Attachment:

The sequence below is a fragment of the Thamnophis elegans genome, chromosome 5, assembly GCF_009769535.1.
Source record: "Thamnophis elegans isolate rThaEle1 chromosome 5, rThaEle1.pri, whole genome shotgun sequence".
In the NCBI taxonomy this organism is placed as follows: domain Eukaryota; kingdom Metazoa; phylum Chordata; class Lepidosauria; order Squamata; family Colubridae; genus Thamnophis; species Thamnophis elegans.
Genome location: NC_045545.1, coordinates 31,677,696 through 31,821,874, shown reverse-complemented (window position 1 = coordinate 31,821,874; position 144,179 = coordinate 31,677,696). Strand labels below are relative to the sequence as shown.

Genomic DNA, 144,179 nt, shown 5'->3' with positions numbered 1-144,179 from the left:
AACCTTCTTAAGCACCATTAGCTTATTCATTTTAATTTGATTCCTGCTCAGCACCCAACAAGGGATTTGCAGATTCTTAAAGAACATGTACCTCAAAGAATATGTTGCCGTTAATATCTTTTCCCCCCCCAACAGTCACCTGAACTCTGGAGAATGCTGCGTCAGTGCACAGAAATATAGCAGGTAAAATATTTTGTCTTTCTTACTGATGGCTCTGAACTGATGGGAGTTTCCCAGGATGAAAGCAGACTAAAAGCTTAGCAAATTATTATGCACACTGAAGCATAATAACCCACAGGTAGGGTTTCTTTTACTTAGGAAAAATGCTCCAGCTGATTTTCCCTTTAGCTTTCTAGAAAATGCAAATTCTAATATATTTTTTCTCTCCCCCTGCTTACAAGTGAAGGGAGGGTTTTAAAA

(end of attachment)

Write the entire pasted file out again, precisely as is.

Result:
The sequence below is a fragment of the Thamnophis elegans genome, chromosome 5, assembly GCF_009769535.1.
Source record: "Thamnophis elegans isolate rThaEle1 chromosome 5, rThaEle1.pri, whole genome shotgun sequence".
In the NCBI taxonomy this organism is placed as follows: domain Eukaryota; kingdom Metazoa; phylum Chordata; class Lepidosauria; order Squamata; family Colubridae; genus Thamnophis; species Thamnophis elegans.
Genome location: NC_045545.1, coordinates 31,677,696 through 31,821,874, shown reverse-complemented (window position 1 = coordinate 31,821,874; position 144,179 = coordinate 31,677,696). Strand labels below are relative to the sequence as shown.

Genomic DNA, 144,179 nt, shown 5'->3' with positions numbered 1-144,179 from the left:
AACCTTCTTAAGCACCATTAGCTTATTCATTTTAATTTGATTCCTGCTCAGCACCCAACAAGGGATTTGCAGATTCTTAAAGAACATGTACCTCAAAGAATATGTTGCCGTTAATATCTTTTCCCCCCCCAACAGTCACCTGAACTCTGGAGAATGCTGCGTCAGTGCACAGAAATATAGCAGGTAAAATATTTTGTCTTTCTTACTGATGGCTCTGAACTGATGGGAGTTTCCCAGGATGAAAGCAGACTAAAAGCTTAGCAAATTATTATGCACACTGAAGCATAATAACCCACAGGTAGGGTTTCTTTTACTTAGGAAAAATGCTCCAGCTGATTTTCCCTTTAGCTTTCTAGAAAATGCAAATTCTAATATATTTTTTCTCTCCCCCTGCTTACAAGTGAAGGGAGGGTTTTAAAA